Most modern editions of Hamsun’s novels will mention this, and some will deal with it in detail in the preface (like the current Penguin edition of Hunger, for example), so that readers know that they are reading something with a kind of historical health warning; and so they can make their own minds up as to a) whether to read it at all, and b) to what degree the writer’s abhorrent politics undermine the beauty of his work.
The answer to that last question, by the way, might very reasonably be ‘not at all’, not least if the work seems to have little political content. Hamsun has had admirers in writers who have had more reason than most to begrudge the supporters of fascism any success – Arthur Koestler and Isaac Bashevis Singer, both refugees from Nazism, have praised his work. Mysteries was written a long time before the offending part of Hamsun’s career, and his main preoccupations of that time appear to have been aesthetic rather than ideological. And so perhaps we can put the question of Hamsun’s fascism aside and just enjoy the novel. Or perhaps not – but I’ll come back to that later.
At the beginning of Mysteries, a traveller in a yellow suit, Nagel, arrives in a small Norwegian port town. He is seemingly rich and certainly eccentric. He walks around a lot, and gets to know the denizens of the town, and they get to know him. The mysteries that the title refers to are twofold. First, there are the mysteries surrounding Nagel himself – why has he alighted in this insignificant town? What, if anything, is he running from? Most of all – why is he so weird? How does he make such frank confessions without a blush? Why does he go to such lengths to help some of the more maligned townsfolk? How can a modern educated man hold such irrational and superstitious opinions in this day and age? Where do his bizarre dreams and visions come from? Is he sincere of playing with people? Why is he occasionally so generous, and on other occasions offensive, even obscene? What is he going to do next? Is he mad? These questions occupy the minds of the townspeople he beguiles so, and the readers’ minds too… Of course, we have the advantage that we can hear the thoughts of Nagel as well as his bizarre behaviour and outré announcements. But Nagel remains a mysterious character throughout: here is Hamsun showing us the rich life of the unconsciousness in all its unpredictability and contradiction.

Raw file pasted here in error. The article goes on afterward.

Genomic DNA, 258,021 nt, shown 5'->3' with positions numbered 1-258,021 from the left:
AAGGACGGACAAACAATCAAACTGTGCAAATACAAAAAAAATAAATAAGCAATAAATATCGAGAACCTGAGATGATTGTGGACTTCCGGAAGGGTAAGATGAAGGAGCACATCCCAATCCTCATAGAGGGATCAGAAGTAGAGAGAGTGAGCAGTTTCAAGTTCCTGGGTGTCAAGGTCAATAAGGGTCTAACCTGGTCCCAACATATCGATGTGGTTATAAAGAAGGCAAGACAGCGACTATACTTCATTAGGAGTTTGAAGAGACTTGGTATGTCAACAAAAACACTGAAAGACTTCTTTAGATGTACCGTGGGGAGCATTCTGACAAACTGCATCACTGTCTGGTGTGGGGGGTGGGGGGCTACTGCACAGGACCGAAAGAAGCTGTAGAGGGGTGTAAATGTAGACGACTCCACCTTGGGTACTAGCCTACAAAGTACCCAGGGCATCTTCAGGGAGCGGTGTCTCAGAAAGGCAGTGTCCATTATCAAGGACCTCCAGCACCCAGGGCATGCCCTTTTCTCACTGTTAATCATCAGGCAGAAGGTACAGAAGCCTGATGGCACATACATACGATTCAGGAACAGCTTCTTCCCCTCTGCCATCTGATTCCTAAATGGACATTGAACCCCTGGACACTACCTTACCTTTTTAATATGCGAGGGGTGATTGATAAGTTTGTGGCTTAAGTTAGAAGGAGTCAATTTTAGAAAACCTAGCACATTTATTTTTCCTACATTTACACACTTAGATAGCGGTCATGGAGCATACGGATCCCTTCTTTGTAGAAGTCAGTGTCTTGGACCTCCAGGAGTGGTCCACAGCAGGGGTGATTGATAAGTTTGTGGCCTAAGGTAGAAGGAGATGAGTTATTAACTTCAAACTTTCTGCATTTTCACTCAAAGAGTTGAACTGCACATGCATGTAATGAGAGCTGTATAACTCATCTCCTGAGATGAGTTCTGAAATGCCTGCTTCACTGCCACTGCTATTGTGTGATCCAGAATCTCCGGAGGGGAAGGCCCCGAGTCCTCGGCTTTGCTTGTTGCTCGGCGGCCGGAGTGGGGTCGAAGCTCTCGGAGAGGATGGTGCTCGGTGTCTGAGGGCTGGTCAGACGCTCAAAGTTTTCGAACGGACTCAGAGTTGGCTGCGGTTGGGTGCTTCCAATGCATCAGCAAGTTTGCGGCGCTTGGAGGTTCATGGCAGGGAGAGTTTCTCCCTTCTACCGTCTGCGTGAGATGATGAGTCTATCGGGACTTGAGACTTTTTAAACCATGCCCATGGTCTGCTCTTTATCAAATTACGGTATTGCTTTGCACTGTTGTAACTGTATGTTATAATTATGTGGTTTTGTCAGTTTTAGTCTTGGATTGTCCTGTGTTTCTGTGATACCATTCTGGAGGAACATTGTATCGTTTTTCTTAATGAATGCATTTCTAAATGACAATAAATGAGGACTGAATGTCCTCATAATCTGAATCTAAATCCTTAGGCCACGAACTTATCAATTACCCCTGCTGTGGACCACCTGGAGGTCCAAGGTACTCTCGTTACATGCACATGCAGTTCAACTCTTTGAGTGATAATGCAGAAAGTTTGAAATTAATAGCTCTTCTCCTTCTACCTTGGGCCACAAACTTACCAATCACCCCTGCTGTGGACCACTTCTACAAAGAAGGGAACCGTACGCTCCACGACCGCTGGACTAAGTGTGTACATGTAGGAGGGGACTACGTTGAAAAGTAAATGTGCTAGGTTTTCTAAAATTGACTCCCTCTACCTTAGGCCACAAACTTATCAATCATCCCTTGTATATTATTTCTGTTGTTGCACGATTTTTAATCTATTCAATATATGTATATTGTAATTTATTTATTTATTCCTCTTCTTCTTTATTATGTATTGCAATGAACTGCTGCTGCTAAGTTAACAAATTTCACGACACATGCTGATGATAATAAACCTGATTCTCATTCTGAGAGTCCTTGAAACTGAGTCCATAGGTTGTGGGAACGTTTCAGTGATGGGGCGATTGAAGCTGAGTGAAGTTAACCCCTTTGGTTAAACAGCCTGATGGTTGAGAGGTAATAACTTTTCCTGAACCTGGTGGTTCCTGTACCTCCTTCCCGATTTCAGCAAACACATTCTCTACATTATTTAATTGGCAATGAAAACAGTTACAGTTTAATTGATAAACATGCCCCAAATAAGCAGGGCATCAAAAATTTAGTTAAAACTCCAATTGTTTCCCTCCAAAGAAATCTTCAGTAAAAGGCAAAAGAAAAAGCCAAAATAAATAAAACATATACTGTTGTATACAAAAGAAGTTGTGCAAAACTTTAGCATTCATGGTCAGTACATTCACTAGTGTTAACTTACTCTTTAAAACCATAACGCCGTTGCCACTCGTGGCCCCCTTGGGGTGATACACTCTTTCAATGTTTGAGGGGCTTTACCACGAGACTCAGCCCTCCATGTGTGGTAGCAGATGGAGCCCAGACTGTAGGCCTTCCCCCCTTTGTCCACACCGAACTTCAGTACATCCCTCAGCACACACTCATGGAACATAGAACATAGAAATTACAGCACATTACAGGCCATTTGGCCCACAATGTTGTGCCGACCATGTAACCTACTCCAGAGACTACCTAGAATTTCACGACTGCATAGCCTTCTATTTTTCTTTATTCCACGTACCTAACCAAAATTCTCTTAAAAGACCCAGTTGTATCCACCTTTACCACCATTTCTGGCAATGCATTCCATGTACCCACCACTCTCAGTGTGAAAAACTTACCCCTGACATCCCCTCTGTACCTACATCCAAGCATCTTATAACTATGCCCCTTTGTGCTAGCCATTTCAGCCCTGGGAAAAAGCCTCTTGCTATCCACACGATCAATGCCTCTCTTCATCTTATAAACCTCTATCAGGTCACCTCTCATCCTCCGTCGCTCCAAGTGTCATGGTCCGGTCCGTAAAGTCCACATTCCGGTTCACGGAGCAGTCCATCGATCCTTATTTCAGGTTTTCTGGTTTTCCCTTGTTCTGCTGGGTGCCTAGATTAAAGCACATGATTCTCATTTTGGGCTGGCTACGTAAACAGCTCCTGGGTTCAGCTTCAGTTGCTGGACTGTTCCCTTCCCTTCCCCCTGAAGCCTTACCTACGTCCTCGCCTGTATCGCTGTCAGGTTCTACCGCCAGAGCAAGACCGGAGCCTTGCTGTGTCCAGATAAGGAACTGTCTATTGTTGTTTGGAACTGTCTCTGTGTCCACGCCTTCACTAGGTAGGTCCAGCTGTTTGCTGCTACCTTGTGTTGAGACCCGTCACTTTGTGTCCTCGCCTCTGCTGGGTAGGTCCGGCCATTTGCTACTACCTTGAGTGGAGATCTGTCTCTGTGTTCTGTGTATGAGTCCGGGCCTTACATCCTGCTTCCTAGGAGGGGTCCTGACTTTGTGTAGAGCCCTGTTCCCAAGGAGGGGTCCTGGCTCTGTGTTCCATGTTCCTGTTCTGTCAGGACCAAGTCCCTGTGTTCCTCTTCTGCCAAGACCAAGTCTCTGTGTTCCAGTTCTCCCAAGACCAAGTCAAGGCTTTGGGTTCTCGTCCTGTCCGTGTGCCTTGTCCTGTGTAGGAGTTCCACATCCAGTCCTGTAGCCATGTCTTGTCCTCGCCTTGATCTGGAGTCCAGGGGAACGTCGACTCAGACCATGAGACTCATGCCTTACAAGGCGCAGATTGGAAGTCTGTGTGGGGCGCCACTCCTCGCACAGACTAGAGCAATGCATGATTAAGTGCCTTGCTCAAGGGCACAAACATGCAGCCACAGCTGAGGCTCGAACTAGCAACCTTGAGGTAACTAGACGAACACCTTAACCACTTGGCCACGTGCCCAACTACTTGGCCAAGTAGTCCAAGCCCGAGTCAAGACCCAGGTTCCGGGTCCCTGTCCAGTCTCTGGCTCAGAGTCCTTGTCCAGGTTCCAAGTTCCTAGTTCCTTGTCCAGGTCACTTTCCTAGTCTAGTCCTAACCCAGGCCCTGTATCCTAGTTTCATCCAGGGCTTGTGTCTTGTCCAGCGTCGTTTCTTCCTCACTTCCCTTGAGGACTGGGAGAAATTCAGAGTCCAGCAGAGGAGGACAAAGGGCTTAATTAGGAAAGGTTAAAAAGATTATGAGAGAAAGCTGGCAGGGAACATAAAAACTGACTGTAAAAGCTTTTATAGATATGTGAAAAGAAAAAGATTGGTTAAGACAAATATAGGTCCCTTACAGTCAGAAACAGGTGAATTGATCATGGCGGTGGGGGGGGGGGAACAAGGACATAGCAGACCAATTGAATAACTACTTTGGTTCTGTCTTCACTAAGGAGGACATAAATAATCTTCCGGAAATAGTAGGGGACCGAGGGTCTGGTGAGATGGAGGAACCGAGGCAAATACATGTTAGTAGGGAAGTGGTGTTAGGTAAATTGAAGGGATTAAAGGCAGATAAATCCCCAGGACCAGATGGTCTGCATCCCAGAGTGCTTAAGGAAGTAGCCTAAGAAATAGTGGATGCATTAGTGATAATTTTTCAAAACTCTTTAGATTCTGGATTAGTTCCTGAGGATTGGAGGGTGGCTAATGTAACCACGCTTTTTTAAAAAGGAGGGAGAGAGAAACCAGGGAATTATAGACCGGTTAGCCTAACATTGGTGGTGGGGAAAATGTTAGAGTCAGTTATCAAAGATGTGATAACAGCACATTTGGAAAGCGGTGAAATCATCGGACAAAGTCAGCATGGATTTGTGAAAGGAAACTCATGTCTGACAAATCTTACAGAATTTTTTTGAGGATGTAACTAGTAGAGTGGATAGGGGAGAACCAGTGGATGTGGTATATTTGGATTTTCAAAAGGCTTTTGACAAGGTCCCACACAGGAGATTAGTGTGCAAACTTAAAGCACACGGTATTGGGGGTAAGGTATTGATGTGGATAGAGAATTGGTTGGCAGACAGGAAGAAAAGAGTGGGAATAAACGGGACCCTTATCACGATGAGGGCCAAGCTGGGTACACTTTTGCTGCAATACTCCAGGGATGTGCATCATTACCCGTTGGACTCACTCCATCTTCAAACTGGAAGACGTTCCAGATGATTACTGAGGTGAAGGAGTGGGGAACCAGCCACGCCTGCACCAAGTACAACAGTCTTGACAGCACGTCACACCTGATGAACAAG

Then there are the mysteries of the town. A young man, a poet, has recently committed suicide for the love of a young woman in the woods near the town. The town is buzzing with the news when Nagel arrives. He listens with interest – there appear to be doubts as to whether or not his injuries can possibly have been self-inflicted. On his first night in the town, Nagel gets to know a man called ‘the Midget’, after having saved him from being mercilessly bullied by the townsfolk in the hotel bar, a bullying he tends to encourage, however, by his craven, ingratiating manner. Nagel is also intrigued by a grey-haired young woman he sees walking through the market in the mornings, a quiet woman who lives alone and ekes out a meagre living selling eggs. And then Nagel falls in love – with the very same woman whose beauty and unavailability inspired the suicide of the poet.